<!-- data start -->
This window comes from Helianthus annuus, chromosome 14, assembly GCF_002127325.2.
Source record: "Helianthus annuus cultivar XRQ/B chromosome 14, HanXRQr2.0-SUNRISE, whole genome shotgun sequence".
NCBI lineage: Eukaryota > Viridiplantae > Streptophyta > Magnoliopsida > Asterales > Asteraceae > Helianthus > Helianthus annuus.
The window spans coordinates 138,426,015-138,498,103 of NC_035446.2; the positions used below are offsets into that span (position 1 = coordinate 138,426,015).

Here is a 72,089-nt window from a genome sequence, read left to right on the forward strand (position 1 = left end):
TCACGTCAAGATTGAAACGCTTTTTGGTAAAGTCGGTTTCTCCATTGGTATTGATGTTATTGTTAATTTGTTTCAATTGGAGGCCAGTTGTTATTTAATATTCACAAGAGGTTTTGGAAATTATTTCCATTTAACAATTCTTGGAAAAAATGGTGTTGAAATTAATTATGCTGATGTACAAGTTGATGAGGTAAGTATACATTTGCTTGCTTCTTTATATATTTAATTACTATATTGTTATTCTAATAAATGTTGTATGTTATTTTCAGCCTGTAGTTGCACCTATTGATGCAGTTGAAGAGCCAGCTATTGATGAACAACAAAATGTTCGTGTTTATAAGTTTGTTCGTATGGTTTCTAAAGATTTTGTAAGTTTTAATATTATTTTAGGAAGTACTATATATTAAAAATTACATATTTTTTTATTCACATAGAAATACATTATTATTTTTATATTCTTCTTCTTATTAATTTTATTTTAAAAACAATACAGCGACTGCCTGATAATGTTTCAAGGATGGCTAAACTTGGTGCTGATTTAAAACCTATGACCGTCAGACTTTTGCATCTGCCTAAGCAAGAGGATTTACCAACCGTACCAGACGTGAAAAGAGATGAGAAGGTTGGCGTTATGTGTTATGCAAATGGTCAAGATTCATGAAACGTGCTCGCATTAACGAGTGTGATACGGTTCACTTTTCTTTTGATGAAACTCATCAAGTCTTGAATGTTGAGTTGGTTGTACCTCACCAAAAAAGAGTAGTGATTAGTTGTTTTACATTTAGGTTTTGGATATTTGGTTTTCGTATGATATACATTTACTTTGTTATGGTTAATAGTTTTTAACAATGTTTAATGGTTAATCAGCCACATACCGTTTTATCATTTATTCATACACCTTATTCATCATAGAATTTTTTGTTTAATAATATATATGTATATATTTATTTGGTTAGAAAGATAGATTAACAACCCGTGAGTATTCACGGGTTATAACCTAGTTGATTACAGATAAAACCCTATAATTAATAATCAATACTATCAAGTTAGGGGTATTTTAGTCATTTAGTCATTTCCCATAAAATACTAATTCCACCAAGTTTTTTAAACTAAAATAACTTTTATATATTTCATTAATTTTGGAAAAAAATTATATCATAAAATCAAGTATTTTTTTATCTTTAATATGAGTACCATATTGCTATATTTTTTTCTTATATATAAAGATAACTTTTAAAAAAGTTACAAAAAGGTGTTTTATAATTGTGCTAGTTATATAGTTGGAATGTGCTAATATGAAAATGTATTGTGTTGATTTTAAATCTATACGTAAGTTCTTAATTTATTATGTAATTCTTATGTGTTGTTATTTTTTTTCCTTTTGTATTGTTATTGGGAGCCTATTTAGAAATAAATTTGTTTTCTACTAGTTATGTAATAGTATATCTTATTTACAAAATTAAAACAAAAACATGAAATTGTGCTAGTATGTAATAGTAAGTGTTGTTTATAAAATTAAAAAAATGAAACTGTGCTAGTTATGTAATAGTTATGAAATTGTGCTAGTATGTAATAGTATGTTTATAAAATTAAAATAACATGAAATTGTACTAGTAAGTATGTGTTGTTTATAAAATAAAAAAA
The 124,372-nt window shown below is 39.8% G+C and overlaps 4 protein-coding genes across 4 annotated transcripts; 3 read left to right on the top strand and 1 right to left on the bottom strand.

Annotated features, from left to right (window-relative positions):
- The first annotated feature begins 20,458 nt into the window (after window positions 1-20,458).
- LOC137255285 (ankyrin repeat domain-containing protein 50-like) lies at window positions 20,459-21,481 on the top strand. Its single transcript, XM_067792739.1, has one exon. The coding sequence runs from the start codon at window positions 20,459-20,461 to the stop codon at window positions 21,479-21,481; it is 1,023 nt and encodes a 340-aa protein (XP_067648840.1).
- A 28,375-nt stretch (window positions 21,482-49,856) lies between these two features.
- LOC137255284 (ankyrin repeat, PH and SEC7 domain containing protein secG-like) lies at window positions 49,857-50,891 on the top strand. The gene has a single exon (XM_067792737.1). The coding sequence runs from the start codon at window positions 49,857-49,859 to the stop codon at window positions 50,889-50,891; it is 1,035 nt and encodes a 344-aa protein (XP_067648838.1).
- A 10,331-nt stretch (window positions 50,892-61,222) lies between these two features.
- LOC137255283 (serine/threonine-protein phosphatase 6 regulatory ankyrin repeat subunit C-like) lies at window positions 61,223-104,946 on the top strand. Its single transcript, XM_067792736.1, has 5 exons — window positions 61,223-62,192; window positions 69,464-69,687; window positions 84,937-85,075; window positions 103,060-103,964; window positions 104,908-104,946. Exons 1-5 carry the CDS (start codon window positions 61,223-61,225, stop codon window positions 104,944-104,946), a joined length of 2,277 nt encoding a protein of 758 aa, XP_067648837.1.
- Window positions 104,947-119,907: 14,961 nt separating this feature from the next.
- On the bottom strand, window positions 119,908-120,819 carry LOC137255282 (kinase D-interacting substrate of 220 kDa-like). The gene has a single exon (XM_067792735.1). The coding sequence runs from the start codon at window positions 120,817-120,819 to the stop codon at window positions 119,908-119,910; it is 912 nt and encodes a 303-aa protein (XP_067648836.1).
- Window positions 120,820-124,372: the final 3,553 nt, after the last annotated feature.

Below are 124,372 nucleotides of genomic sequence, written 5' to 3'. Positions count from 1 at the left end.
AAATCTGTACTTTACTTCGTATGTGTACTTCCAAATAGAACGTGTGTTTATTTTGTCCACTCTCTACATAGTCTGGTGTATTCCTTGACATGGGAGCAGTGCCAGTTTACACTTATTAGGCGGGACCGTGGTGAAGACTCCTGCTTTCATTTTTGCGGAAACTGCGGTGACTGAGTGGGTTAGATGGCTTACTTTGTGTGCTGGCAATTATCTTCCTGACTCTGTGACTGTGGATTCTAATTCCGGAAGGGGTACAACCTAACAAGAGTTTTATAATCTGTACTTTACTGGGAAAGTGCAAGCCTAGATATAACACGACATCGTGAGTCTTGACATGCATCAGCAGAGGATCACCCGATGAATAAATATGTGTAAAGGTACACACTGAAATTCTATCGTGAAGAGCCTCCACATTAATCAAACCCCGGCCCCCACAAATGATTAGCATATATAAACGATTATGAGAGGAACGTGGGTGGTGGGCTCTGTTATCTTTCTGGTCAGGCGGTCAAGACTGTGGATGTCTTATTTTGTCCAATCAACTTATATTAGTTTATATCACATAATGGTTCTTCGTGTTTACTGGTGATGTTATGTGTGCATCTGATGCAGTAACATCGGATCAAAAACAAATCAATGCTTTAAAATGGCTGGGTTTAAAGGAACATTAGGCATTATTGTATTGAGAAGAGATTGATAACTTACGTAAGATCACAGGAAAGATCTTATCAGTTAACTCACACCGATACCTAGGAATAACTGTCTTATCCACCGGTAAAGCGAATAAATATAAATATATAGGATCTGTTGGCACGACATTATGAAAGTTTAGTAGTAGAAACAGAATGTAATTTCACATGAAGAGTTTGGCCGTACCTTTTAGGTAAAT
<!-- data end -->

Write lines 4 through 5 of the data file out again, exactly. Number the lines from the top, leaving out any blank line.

The window spans coordinates 138,426,015-138,498,103 of NC_035446.2; the positions used below are offsets into that span (position 1 = coordinate 138,426,015).

Here is a 72,089-nt window from a genome sequence, read left to right on the forward strand (position 1 = left end):